There’s a saying, “The road to hell is paved with good intentions.” If that’s true, the recent passage of the Biden administration’s “infrastructure” package just added an express lane.

The massive $1.2 trillion bill, called the Infrastructure Investment and Jobs Act (“Jobs Act”), balloons the $29 trillion national debt on what’s largely a green energy boondoggle while sending states like Texas more money when they’re already flush with cash.

The share in the Jobs Act allotted to roads and bridges and other items typically considered infrastructure could be at best 20% while the details indicate it could be as low as 10%. Talk about a waste of taxpayers’ money that could be better used in their pocket.

Collectively, the Jobs Act may have had some good intentions, but it will leave Americans and Texans hurting.

And this doesn’t include the Democrat’s next reckless spending bill called the “Build Back Better Act” that recently passed in the U.S. House on a partisan vote. This $5 trillion big government bill would substantially increase dependence on government, thereby reducing families’ opportunity for self-sufficiency and threatening state sovereignty.

In short, Congress could soon spend about $12 trillion since the costly shutdowns by governments in response to the COVID-19 pandemic, sending us down the road to serfdom that Americans don’t want and can’t afford.

In Texas, the threat of government dependency may grow as the Jobs Act could allocate $35 billion over five years in federal funds for infrastructure-related projects.

According to a White House state fact sheet for Texas, $26.9 billion will be allocated for federally aided highway apportioned programs, with $537 million for bridges. And $3.3 billion will be used to improve and provide public transportation, despite only 8.6% of the U.S. population lacking access to a personal vehicle and the wasteful projects as fewer and fewer people using public transit because of its location and more remote work.

The electric vehicle producing company Tesla and its principal owner Elon Musk now call Texas home with an ever-expanding portfolio of products soon to come off the assembly line in Austin. The Jobs Act includes $408 million for the expansion of EV charging stations in Texas with possibly up to an additional $2.5 billion. Despite Washington’s effort to “electrify” Texas, state legislators declined to advance an EV infrastructure bill in 2021, indicating voter displeasure with subsidizing unreliable energy sources, while Musk recently admonished federal subsidies.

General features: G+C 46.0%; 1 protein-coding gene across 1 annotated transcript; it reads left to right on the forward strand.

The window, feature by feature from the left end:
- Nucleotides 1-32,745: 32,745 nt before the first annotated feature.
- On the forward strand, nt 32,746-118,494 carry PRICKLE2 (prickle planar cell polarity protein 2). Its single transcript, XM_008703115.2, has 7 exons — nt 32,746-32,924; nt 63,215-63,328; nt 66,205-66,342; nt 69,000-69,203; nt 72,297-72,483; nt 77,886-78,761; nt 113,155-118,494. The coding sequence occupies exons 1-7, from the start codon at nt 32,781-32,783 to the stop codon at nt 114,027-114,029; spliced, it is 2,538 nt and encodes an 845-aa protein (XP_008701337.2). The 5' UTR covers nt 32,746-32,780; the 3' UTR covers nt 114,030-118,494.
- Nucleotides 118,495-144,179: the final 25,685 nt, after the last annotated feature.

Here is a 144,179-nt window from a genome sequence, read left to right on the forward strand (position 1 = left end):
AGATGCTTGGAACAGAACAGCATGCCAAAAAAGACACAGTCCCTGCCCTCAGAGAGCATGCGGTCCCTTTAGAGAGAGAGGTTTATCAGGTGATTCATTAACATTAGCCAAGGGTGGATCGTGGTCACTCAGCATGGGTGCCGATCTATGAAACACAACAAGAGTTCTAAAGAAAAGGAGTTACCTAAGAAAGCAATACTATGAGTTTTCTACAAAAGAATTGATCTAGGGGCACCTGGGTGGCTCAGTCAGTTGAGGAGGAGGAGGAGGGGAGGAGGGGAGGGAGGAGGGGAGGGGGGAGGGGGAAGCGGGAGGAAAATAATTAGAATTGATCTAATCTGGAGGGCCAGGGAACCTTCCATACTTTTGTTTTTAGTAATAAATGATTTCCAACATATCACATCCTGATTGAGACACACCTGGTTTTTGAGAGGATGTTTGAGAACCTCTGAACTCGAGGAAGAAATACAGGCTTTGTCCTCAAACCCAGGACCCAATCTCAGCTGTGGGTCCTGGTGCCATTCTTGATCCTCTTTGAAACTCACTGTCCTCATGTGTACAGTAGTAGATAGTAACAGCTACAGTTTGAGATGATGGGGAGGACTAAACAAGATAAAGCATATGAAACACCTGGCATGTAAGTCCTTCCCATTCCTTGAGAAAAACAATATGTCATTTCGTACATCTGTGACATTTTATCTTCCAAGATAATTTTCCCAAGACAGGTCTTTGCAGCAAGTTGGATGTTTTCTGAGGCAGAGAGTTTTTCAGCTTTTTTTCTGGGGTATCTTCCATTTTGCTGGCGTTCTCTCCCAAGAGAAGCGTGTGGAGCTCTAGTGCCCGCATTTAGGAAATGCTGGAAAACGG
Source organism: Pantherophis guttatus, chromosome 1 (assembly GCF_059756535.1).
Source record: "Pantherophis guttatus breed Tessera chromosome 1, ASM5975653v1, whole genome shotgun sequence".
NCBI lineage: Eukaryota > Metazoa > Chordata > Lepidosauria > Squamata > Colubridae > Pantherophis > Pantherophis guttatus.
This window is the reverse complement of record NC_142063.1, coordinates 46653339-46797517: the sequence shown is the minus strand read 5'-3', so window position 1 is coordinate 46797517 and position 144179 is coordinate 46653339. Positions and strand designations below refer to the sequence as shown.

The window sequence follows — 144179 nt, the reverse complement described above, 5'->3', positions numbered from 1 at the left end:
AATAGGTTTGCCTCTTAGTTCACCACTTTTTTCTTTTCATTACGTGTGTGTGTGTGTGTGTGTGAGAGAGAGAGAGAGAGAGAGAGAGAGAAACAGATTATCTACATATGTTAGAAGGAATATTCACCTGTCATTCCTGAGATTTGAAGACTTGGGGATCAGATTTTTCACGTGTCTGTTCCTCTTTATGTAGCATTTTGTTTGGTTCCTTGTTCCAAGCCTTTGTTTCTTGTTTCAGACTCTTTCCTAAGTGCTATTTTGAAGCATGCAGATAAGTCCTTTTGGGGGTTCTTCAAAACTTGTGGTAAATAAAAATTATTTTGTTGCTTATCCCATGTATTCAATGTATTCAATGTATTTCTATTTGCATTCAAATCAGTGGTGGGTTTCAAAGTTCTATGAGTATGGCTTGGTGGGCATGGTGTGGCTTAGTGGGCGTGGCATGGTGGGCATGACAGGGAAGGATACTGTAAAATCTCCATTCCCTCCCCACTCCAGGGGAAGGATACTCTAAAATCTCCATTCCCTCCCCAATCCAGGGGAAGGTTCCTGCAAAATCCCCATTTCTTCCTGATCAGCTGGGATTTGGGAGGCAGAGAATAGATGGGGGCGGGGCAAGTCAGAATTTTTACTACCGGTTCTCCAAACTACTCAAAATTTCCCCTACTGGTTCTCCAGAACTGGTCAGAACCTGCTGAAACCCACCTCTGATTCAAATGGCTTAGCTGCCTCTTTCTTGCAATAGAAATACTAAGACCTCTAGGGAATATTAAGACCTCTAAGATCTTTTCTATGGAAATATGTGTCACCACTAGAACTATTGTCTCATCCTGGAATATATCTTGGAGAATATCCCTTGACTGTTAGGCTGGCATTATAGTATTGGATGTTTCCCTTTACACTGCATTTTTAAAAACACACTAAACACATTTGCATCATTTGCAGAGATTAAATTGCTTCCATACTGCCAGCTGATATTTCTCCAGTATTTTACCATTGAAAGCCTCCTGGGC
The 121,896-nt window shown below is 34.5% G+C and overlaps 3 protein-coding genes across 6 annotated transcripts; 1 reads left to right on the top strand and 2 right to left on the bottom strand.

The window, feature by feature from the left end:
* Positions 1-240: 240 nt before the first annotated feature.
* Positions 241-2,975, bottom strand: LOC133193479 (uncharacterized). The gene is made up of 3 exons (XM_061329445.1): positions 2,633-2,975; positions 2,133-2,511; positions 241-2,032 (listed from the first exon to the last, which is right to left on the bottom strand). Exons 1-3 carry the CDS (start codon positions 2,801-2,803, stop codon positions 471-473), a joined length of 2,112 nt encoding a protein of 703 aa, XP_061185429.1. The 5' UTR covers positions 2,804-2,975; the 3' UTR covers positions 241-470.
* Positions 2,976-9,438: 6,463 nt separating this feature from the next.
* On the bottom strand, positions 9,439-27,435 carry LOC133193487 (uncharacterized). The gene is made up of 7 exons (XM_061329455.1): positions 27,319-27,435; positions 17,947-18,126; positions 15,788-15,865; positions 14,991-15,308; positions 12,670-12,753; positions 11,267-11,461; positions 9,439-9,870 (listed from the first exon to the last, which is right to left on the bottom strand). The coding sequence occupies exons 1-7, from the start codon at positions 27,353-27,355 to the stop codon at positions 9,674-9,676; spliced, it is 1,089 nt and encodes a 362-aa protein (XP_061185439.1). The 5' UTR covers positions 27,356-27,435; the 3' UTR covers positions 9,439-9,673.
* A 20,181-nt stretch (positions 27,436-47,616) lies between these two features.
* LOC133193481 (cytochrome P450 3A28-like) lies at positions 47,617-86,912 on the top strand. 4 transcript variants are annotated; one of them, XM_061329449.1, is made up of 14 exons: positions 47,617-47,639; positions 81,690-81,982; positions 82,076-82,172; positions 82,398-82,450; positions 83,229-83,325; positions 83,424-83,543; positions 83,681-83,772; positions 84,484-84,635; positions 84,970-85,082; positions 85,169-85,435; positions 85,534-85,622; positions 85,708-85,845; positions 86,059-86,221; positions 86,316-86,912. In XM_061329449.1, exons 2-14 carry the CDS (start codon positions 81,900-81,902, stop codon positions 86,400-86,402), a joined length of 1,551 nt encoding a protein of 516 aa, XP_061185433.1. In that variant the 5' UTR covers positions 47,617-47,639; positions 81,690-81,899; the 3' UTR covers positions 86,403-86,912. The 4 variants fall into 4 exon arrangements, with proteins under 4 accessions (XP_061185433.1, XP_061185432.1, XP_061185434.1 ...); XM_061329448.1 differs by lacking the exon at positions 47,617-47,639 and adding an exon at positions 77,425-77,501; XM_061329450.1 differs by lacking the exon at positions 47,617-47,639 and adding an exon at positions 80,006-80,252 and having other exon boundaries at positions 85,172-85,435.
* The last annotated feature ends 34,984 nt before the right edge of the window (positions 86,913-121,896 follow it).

The Jobs Act would also send at least $100 million for broadband, though state legislators already approved $500 million for it from the American Rescue Plan Act (ARPA) funds, potentially making the added funds duplicative and wasteful.

To limit rising dependence on the federal government and given the state already has the potential for a combined $24 billion in state surplus and the rainy day fund, how can Texas use this money responsibly?

First, lawmakers must reject unneeded funds, given the state has a massive surplus.

Second, they must prioritize transparency like the state did for the $16 billion appropriated from Congress’ ARPA funds. This includes posting funds on the Legislative Budget Board’s website, using funds for only one-time expenditures, and keeping them separate to avoid misuse and a fiscal cliff. And strict oversight of contracts is essential given the potential for abuse.

Second, legislators should swap out any Jobs Act funds with general revenue funds already for infrastructure. The  state currently appropriates $26.5 billion in the current budget cycle for infrastructure projects, though some of that could be what was expected from typical formula funding from the federal government as passed in the Jobs Act.

Finally, if it’s possible to make more general revenue funds available, lawmakers must provide much-needed substantial, broad-based property tax relief. Specifically, the state should return surplus taxpayer dollars by reducing school district maintenance and operations property taxes like HB 90 during the third special session of 2021. With tens of billions of dollars available, Texas should seize the opportunity of the Foundation’s bold strategy to eliminate property taxes.

The state’s infrastructure needs a tune up. Any Texan who spends time on Interstate 35 believes they are already on the road to hell.

The real question is whether in tuning up our infrastructure, Texans wish to take the route filled with more strings and less flexibility or the route with more certainty and accountability.

The choice is important.